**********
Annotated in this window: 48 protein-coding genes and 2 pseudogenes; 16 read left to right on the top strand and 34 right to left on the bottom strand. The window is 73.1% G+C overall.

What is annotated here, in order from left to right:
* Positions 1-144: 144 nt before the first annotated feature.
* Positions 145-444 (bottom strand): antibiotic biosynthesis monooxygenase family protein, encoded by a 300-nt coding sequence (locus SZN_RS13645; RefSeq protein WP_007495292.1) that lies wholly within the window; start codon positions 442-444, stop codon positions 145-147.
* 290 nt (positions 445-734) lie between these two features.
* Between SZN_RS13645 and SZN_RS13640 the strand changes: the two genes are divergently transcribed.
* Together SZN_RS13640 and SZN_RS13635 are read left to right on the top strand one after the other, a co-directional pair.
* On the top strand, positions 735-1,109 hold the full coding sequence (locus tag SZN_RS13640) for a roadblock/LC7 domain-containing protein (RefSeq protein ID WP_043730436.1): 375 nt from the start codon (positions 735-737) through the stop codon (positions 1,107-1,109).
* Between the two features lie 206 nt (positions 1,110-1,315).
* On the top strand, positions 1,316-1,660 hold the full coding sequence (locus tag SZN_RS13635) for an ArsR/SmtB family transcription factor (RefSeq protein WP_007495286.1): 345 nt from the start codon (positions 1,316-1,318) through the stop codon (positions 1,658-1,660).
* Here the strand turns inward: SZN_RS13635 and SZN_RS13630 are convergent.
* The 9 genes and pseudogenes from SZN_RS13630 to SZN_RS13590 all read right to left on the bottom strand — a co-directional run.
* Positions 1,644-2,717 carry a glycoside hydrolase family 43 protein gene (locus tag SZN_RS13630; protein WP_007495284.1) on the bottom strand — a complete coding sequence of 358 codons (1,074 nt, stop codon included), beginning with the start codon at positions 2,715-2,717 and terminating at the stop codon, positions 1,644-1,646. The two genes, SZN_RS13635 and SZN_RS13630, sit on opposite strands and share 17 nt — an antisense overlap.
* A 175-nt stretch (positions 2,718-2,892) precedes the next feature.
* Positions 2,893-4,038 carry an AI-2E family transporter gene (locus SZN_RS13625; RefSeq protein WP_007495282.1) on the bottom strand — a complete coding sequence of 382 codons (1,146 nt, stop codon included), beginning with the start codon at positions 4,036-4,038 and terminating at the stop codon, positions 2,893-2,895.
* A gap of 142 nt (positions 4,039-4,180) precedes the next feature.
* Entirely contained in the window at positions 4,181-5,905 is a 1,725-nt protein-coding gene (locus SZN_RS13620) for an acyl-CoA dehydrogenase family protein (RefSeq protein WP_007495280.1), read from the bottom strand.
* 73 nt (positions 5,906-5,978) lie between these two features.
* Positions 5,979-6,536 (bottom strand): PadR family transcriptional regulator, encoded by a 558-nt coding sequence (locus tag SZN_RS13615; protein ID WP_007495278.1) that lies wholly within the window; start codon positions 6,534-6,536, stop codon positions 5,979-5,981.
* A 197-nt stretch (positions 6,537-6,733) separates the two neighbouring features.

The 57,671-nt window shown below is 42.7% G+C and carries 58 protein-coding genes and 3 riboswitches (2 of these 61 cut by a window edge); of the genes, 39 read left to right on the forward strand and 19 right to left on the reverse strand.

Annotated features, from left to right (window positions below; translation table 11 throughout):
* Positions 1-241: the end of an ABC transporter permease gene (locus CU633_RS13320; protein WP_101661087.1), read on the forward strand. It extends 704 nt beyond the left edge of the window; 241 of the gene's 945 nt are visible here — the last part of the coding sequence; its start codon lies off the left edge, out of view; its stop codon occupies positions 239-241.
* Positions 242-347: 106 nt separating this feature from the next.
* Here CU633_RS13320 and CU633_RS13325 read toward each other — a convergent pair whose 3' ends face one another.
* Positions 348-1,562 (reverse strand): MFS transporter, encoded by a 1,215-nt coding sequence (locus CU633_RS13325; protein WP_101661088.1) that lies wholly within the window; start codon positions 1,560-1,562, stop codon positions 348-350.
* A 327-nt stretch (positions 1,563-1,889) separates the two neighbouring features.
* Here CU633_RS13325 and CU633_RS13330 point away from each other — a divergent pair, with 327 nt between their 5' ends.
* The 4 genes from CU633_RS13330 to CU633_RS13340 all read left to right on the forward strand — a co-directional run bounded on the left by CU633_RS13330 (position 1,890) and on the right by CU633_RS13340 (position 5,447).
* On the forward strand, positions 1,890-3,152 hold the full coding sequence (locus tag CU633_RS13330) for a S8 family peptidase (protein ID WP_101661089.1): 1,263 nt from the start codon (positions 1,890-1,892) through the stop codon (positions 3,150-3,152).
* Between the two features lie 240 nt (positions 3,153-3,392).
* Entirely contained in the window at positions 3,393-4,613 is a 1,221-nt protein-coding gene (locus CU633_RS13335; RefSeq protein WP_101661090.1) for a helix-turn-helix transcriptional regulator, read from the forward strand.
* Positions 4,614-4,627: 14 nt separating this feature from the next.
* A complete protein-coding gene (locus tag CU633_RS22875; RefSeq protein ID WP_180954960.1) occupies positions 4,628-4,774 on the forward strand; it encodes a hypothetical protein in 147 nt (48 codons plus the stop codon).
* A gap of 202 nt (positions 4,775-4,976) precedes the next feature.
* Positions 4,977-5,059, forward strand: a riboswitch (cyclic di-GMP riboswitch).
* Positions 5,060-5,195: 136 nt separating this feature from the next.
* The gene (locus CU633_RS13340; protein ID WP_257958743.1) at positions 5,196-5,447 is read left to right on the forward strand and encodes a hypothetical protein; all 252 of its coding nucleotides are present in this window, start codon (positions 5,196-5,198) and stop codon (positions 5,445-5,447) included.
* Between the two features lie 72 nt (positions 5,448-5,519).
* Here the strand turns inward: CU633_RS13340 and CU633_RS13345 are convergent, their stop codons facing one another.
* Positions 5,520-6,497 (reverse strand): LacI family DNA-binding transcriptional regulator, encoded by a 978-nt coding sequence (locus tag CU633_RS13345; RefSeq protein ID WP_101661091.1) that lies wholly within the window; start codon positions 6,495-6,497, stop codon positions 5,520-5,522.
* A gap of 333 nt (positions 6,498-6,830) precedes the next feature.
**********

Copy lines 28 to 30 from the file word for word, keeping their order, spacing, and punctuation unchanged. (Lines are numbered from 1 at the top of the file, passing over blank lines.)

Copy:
* Here CU633_RS13325 and CU633_RS13330 point away from each other — a divergent pair, with 327 nt between their 5' ends.
* The 4 genes from CU633_RS13330 to CU633_RS13340 all read left to right on the forward strand — a co-directional run bounded on the left by CU633_RS13330 (position 1,890) and on the right by CU633_RS13340 (position 5,447).
* On the forward strand, positions 1,890-3,152 hold the full coding sequence (locus tag CU633_RS13330) for a S8 family peptidase (protein ID WP_101661089.1): 1,263 nt from the start codon (positions 1,890-1,892) through the stop codon (positions 3,150-3,152).